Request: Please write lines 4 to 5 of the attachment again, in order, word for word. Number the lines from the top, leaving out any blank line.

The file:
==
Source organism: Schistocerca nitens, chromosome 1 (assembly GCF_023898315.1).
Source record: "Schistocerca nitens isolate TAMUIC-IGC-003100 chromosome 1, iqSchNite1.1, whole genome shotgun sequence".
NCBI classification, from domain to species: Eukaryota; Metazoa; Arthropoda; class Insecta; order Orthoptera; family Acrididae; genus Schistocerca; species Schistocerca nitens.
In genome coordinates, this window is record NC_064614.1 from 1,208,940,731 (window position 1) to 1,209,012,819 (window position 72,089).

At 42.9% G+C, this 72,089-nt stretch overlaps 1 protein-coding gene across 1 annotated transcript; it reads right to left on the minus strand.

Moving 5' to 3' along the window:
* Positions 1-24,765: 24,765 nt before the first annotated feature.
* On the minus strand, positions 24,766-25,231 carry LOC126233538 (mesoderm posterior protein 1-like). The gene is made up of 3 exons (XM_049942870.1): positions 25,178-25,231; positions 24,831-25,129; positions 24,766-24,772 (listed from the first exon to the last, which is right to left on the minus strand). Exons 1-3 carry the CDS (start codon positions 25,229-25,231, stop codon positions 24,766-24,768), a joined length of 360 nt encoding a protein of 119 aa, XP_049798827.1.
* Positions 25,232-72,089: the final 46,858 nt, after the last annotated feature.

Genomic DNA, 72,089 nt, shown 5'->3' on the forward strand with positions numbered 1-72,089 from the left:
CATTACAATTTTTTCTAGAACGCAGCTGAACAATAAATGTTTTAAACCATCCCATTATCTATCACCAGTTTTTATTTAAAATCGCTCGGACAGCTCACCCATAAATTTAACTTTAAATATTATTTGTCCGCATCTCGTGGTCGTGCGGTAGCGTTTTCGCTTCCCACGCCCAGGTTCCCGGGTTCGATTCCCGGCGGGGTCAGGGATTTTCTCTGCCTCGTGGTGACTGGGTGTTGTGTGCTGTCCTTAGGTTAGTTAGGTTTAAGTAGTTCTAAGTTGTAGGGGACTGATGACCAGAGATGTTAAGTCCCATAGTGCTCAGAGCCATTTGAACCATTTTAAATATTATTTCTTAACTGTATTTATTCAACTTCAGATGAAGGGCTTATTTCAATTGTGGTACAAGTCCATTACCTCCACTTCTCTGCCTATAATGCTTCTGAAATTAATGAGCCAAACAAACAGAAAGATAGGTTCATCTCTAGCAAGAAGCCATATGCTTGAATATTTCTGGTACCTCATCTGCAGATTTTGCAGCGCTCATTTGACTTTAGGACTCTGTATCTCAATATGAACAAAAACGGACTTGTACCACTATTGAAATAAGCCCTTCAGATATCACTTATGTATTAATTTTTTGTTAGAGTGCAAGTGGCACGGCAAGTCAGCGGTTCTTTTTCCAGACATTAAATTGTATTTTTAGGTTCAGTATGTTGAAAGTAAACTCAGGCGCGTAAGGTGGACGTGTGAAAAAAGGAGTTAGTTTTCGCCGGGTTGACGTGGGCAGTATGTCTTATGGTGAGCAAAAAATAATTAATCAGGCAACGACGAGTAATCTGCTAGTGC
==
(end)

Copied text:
In genome coordinates, this window is record NC_064614.1 from 1,208,940,731 (window position 1) to 1,209,012,819 (window position 72,089).

At 42.9% G+C, this 72,089-nt stretch overlaps 1 protein-coding gene across 1 annotated transcript; it reads right to left on the minus strand.